It hasn’t been the easiest path toward groundbreaking, but a unique eastside project with a repurposed Masonic Lodge at its core is now fully under construction—and tallying pre-leasing successes where Ormewood Park meets East Atlanta Village.

Mixed-use venture The Lodge initially broke ground with demolition work in 2021 at the southwest corner of Glenwood and Moreland avenue’s intersection, combining eight parcels that previously housed individual homes, a parking lot, and ancillary buildings.

Then came funding delays caused by ballooning construction costs in the wake of the COVID-19 pandemic. The site went idle for well over a year.

According to the development team, affordable housing specialists Rea Ventures more recently closed on development financing with the Georgia Department of Community Affairs to build 42 units of affordable housing on site.

That’s allowed the broader project to proceed, too, and infrastructure work and vertical construction now covers the block-sized site. Two residential pieces—including a four-story multifamily building over Glenwood Avenue—have topped out.

Construction progress this month on a topped-out building along Glenwood Avenue that will house apartments. The Lodge’s separate residential component is called The Abbington at Ormewood Park. Josh Green/Urbanize Atlanta

A standalone residential component of The Lodge project facing Portland Avenue, at the southern rim of the site. Josh Green/Urbanize Atlanta

Rea Ventures is developing The Lodge’s separate residential component, called The Abbington at Ormewood Park. Prior to demolition work, the development team held communal design meetings and collected more than 600 surveys from residents to help determine what the community wanted built.

One nonnegotiable component for most survey respondents: affordable housing.

Across the site, plans call for the new four-story structure and two smaller buildings to include a mix of studios up to three-bedroom rentals. All 42 units are set to qualify as affordable housing to some degree, per developers.  

For 30 years, rents will be restricted to no more than 30 percent of income for those making between 30 percent and 80 percent of area median income. Across the project, developers are aiming for 60 percent AMI on average for residents to ensure a mix of incomes.

That means the largest units, those three-bedroom options, are expected to rent from between $583 and $1,500, the development team has previously said.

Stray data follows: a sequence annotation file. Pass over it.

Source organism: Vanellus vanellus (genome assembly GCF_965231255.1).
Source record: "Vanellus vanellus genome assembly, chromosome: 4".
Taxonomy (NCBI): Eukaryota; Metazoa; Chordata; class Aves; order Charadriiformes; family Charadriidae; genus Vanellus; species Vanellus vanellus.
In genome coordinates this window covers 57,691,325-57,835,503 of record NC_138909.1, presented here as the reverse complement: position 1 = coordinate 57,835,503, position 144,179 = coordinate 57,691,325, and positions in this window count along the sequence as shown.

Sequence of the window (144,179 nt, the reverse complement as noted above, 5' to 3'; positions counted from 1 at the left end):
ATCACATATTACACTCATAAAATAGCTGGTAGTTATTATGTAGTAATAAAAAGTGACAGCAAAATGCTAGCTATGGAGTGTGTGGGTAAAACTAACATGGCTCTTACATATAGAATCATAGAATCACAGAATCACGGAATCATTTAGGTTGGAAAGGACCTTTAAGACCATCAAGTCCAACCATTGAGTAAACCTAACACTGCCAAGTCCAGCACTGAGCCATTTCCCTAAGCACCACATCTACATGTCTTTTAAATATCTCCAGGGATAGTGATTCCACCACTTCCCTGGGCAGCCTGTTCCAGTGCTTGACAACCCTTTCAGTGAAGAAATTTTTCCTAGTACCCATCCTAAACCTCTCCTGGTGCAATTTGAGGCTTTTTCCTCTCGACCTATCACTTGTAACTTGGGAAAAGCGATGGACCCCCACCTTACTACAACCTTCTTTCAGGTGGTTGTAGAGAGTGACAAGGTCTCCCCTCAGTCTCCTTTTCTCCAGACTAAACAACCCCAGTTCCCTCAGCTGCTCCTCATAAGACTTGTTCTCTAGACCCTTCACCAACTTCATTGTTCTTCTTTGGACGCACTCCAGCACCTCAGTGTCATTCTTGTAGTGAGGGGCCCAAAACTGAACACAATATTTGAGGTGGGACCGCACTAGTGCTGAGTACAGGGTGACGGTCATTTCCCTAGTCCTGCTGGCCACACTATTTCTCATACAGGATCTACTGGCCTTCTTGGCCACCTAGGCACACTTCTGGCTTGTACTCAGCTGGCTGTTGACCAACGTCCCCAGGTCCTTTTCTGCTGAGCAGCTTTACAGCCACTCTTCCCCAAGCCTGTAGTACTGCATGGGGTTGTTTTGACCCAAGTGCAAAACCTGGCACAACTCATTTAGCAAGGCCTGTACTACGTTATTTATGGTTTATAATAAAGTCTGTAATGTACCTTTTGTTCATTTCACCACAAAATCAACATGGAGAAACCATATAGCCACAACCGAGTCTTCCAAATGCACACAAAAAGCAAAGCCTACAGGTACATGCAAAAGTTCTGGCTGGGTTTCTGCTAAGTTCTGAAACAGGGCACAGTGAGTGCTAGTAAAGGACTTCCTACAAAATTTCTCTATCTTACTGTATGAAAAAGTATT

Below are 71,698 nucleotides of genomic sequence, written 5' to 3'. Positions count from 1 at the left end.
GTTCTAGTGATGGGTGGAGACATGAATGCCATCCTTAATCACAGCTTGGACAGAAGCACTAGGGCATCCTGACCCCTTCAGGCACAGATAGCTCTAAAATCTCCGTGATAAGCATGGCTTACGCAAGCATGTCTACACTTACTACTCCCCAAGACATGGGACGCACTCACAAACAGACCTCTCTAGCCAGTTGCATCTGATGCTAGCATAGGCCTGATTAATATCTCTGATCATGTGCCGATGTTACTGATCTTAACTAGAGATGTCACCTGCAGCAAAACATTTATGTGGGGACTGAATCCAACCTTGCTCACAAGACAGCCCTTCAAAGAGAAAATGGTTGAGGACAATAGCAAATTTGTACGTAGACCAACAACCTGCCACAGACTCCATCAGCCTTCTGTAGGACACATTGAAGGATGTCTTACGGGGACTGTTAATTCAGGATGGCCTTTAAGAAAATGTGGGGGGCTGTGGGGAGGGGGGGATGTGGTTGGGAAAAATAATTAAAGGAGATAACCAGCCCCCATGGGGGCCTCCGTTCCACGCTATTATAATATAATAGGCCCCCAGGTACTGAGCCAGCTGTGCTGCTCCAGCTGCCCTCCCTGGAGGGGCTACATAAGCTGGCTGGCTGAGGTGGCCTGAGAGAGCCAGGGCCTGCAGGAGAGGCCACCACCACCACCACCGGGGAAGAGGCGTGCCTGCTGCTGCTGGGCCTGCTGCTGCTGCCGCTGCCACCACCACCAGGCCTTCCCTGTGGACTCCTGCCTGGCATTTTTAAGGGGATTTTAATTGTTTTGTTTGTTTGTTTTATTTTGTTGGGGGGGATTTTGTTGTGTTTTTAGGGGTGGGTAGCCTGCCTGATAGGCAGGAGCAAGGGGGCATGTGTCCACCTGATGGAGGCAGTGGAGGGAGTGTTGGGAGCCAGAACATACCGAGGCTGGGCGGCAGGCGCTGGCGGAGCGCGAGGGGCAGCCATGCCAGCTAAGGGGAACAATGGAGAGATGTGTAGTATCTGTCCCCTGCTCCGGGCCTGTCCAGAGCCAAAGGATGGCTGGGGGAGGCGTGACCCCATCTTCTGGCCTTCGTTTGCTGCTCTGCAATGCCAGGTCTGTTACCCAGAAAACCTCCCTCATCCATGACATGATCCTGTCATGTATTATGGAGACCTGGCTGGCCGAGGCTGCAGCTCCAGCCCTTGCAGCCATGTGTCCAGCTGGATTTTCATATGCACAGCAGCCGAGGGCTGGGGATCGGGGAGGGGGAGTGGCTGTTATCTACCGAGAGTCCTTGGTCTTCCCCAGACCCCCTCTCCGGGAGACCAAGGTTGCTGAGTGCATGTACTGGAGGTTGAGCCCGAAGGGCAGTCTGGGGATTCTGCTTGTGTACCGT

Funding from the federal Low-Income Housing Tax Credit program, Invest Atlanta, and Partners for Home is helping to make the project financially feasible.

Commercial and office spaces at The Lodge, meanwhile, are being developed by a joint venture between Clark Property R+D, King Properties, Porch & Square, and RAD Group.

Initial plans for the future look of Glenwood Avenue at Moreland, looking southwest into Ormewood Park. Clark Property R+D, King Properties; designs, McMillan Pazdan Smith Architecture

The project’s 33,000 square feet of office, retail, restaurant, and event space is currently 67 percent pre-leased via King Properties. Tenant announcements are expected to be coming soon, and local businesses are being sought to fill the few remaining commercial spaces, per developers.

“Given that over half of the commercial space consists of adaptive-reuse of the existing Masonic Lodge and a historic house, this piece will take less time to construct and will be sequenced to break ground late spring of this year,” according to a statement from developers provided to Urbanize Atlanta.

The project’s name pays homage to a former Masonic Lodge on Moreland Avenue that’s been vacant for years but remains structurally sound, developers have said. It was built in 1947 and used as a Masonic Grand Lodge upstairs with a Kroger at street level.

Where new construction and the former Masonic Lodge (at left) will meet Moreland Avenue. Josh Green/Urbanize Atlanta

Neighboring the construction site, the Atlanta Department of Transportation realigned Glenwood Avenue to the south to eliminate a 70-foot offset that required drivers and cyclists to zigzag in the middle of the roadway while crossing between the two neighborhoods. (That city-planning goof was odd enough to make one artist’s book chronicling whacky city intersections.)

Project leaders say The Lodge is on pace to be finished by the end of 2024.

Find a closer look at where things stand, and what’s to come, in the gallery above.


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